Wednesday, January 25, 2012

NE & Mid-Atlantic enviro commissioners to EPA: we need clean-car, clean-gasoline standards NOW -- in 2012!

Dear friends,

Please note the letter to EPA Administrator Lisa Jackson, below, from seven Northeastern and Mid-Atlantic state environmental commissioners (CT, MD, MA, DC, RI, NY & VT).

They are urging EPA to move quickly to move quickly to set new (so-called Tier 3) vehicle tailpipe pollution and cleaner, low-sulfur gasoline standards. The EPA testified months ago to Congress that it was working on these standards, but there has been deafening silence since.

This is the latest letter urging the EPA to take action. Other letters have been sent by the pollution control industry leaders as well as by major health and environmental groups.

The clock is ticking loudly. Will EPA finally get the message?

January 25, 2012
Honorable Lisa P. Jackson
U.S. Environmental Protection Agency
Mail Code: 6102T
1200 Pennsylvania Avenue, NW
Washington, DC 20460

Re: Tier 3 Motor Vehicle Standards / Low Sulfur Gasoline Rule

Dear Administrator Jackson:

We, the undersigned state environmental leaders, write to urge you to expeditiously propose the Tier 3 motor vehicle and low sulfur gasoline standards and to finalize that rule in 2012. Despite a significant and sustained joint state and federal effort spanning more than 40 years, air pollution remains a serious public health threat in our region and across the United States.

EPA first committed to proposing Tier 3 standards in 2008 to help states meet the National Ambient Air Quality Standard (NAAQS) for ozone and is late in delivering the much needed reductions from the light-duty vehicle sector. This sector remains a significant source of ozone forming pollutants across the country. EPA’s own modeling analysis shows that the Cross-State Air Pollution Rule (if implemented) will not result in attaining the new ozone NAAQS in many of the most populous areas in our region. Clearly, Tier 3 and low sulfur gasoline is needed to better protect public health.

Emissions from cars and light and medium-duty trucks also contribute to fine particle pollution and are key sources of hazardous air pollutants such as benzene, formaldehyde, acetaldehyde and 1,3-butadiene. These pollutants disproportionately affect people living and working in our urban communities, where vehicle congestion and population density are highest. Further, nitrogen oxides (NOx) and other vehicle -related pollutants contribute to a number of environmental problems such as acid rain, coastal marine eutrophication, and regional haze that affect cherished and economically valuable resources in the Northeast and Mid-Atlantic region.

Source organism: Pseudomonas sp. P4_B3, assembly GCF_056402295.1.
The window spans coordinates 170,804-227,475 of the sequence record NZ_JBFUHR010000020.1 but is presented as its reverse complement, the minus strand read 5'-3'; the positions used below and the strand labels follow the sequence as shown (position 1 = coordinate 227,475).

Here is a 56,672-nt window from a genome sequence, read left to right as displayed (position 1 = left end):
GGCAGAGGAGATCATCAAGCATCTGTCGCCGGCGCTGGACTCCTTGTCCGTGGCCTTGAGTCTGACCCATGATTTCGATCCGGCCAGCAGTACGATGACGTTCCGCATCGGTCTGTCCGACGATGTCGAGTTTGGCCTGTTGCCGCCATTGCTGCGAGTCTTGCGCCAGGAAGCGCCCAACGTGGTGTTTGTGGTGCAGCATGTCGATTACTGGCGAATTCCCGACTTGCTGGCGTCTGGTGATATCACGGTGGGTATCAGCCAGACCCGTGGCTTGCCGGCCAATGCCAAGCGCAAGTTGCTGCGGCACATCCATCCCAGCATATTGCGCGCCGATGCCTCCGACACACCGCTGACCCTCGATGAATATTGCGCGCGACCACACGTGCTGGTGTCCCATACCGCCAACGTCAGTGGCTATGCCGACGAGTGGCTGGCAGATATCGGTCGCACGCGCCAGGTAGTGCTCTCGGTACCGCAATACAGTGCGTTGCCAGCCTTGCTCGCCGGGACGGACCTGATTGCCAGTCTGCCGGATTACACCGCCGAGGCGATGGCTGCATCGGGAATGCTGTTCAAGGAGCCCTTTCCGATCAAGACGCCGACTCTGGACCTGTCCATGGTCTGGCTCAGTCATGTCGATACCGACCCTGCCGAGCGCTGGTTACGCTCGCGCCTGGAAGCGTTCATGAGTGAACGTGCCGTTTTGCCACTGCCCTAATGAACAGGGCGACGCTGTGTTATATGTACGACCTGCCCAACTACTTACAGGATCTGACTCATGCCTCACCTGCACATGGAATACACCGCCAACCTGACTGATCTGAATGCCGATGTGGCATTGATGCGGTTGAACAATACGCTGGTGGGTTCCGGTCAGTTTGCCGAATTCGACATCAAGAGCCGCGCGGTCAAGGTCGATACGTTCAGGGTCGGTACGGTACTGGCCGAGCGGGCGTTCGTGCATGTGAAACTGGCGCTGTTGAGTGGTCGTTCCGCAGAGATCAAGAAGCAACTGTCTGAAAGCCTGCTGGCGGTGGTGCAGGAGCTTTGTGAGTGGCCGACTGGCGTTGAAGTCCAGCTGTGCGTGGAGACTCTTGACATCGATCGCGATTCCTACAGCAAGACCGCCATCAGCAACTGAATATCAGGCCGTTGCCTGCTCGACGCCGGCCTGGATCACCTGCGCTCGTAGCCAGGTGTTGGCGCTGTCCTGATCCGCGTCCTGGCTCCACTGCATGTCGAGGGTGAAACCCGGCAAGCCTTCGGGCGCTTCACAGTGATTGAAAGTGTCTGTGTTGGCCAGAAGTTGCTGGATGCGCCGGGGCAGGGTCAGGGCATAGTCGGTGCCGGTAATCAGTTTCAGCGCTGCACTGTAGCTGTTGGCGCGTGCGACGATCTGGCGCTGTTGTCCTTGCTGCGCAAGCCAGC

Light-duty vehicles are by far the largest source of NOx emissions in the Ozone Transport Region (OTR), emitting over 700,000 tons of NOx per year. Lowering the sulfur content of gasoline to 10 parts per million (ppm), as EPA is considering, would immediately reduce NOx from this sector by more than 25 percent. Over time, the vehicle standards will dramatically reduce harmful pollutants as the Tier 3 vehicles replace older cars and trucks in the fleet.

A recent analysis indicates that the Tier 3/low sulfur gasoline program would reduce NOx emissions in the OTR by over 50,000 tons per year in 2017, which is more than three times the benefits projected for the Cross-State Air Pollution Rule in the region.1 Further, as a national strategy, the Tier 3 low sulfur gasoline provision alone would reduce NOx emissions by over 175,000 tons per year, or 500 tons per day, by 2017 across the eastern United States. These reductions will benefit air quality by lowering the “ozone reservoir” and accompanying NOx precursor pollution generated in the eastern United States and transported into the OTR under the prevailing summertime winds.

These reductions would translate to between $235 million and $1.2 billion in direct public health benefits annually in our region. The 10 ppm sulfur gasoline provisions would likely reduce NOx at a cost of less than $4,000 per ton, which is comparable to or less than the costs associated with federal Tier 2 and heavy-duty engine/low sulfur diesel rules and many stationary source controls, including industrial, commercial, and institutional (ICI) boilers and combustion turbines.

Given the stringency of existing emission controls already in place in our states, federal constraints on state regulation of motor vehicle fuels, and the fact that our states are significantly affected by pollution transport from sources outside the region, national emission control measures for light-duty vehicles are critical to achieving further improvements in air quality.

Without Tier 3 and other federal measures, more costly emission reductions will have to be accomplished by controlling local sources in our states beyond what otherwise would be needed, in order to compensate for the foregone national measures.

We respectfully request that EPA expeditiously issue a notice of proposed rulemaking and finalize the Tier 3/low sulfur gasoline rule in 2012.


Daniel C. Esty, Commissioner
CT Department of Energy & Environmental Protection

Christophe A. G. Tulou, Director
DC Department of the Environment

Robert M. Summers, Secretary
MD Department of the Environment

Kenneth L. Kimmell, Commissioner
MA Department of Environmental Protection

Joseph J. Martens, Commissioner
NYS Department of Environmental Conservation

Janet Coit, Director
RI Department of Environmental Management

David K. Mears, Commissioner
VT Department of Environmental Conservation

1 Assessment of Clean Gasoline in the Northeast and Mid-Atlantic States, Northeast States for Coordinated Air Use
Management, Boston, MA (November 2011).

cc: Bob Perciasepe, Deputy Administrator, EPA
Gina McCarthy, Assistant Administrator, OAR
Margo Oge, Director, OAR/OTAQ

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